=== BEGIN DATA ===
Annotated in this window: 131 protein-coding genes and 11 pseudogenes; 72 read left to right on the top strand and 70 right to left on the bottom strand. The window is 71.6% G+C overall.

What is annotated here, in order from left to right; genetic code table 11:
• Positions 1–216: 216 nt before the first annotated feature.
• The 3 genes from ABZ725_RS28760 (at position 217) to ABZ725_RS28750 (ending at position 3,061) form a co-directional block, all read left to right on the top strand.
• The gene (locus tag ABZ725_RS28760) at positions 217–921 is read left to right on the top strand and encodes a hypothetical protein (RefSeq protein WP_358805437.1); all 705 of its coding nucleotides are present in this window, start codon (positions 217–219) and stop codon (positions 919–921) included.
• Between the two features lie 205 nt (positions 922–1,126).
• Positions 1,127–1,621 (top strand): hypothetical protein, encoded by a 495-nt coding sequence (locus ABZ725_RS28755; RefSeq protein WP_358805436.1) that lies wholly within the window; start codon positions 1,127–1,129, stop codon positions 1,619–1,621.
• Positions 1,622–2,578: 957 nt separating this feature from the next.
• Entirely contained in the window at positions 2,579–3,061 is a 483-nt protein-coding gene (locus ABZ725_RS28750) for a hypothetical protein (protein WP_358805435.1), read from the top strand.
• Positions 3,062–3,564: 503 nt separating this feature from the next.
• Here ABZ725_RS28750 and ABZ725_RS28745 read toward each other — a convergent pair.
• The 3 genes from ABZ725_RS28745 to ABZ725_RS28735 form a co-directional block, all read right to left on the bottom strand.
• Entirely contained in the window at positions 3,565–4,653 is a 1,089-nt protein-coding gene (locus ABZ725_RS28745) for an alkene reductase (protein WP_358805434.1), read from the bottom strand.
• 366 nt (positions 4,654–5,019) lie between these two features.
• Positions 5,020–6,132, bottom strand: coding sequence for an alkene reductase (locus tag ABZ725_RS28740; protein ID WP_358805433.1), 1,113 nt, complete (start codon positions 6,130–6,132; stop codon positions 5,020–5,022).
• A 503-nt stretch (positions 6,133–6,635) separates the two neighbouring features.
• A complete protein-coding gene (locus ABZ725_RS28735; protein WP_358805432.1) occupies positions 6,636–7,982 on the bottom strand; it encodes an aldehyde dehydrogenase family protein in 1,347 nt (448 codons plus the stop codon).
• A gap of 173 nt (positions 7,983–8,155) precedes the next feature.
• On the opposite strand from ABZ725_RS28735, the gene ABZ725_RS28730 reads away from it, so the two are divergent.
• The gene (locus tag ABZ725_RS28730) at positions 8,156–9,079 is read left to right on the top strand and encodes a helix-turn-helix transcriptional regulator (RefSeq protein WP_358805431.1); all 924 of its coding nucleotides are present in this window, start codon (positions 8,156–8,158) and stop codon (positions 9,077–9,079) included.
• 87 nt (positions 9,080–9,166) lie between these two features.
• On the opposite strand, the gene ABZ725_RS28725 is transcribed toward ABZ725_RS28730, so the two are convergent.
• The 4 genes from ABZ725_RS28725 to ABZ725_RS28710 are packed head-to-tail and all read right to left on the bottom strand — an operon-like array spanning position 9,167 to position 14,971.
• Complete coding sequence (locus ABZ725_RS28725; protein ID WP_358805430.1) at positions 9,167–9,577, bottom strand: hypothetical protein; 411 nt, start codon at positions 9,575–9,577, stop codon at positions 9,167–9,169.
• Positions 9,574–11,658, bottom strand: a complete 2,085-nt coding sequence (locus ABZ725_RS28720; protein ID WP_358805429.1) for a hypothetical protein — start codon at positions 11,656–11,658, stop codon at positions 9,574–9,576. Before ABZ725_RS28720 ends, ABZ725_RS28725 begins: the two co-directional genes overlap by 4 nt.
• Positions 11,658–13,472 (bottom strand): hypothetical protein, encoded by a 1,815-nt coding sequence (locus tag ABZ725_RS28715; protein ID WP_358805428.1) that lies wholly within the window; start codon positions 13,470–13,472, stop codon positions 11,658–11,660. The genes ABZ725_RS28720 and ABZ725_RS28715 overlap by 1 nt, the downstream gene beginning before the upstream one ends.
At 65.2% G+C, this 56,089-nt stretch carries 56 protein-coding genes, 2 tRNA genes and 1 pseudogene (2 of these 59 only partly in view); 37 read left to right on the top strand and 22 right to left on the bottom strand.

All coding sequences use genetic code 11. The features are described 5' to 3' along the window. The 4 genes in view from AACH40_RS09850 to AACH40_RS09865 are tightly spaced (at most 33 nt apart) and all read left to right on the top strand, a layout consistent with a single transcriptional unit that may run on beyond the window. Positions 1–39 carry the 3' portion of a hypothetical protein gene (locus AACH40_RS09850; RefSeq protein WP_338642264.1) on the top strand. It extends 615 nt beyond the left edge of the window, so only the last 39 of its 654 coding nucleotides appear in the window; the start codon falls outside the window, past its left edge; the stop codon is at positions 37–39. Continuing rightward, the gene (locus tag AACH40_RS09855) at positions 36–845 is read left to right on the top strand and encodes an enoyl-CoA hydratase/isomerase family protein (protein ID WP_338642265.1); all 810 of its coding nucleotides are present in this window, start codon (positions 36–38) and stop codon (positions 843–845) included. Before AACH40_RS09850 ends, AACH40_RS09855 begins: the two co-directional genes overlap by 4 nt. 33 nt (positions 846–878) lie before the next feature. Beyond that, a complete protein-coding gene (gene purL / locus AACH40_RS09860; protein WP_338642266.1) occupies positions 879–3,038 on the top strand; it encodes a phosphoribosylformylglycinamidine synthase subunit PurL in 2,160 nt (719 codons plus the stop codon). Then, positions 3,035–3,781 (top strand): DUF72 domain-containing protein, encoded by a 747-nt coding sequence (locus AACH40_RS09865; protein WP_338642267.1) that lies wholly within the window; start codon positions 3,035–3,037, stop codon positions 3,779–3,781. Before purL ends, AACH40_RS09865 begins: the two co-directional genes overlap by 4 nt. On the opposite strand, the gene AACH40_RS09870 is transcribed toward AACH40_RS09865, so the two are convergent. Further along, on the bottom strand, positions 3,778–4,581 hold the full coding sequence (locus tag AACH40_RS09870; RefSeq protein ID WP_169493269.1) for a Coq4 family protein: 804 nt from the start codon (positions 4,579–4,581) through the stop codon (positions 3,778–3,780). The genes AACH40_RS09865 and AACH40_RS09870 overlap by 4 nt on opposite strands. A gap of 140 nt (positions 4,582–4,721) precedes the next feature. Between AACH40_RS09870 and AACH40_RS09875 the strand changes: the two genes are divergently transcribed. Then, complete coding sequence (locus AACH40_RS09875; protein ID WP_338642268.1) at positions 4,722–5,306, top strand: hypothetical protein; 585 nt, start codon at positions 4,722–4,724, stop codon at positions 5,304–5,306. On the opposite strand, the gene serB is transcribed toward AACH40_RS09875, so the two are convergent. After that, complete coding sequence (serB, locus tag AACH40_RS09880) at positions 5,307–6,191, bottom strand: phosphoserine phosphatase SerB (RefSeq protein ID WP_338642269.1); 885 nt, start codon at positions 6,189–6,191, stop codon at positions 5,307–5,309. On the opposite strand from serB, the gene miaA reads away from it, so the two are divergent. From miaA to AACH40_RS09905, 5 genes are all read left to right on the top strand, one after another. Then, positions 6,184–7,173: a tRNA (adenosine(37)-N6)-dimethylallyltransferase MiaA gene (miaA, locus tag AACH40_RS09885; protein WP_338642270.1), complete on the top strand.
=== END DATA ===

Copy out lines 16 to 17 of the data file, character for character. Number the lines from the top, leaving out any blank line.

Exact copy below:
• A 503-nt stretch (positions 6,133–6,635) separates the two neighbouring features.
• A complete protein-coding gene (locus ABZ725_RS28735; protein WP_358805432.1) occupies positions 6,636–7,982 on the bottom strand; it encodes an aldehyde dehydrogenase family protein in 1,347 nt (448 codons plus the stop codon).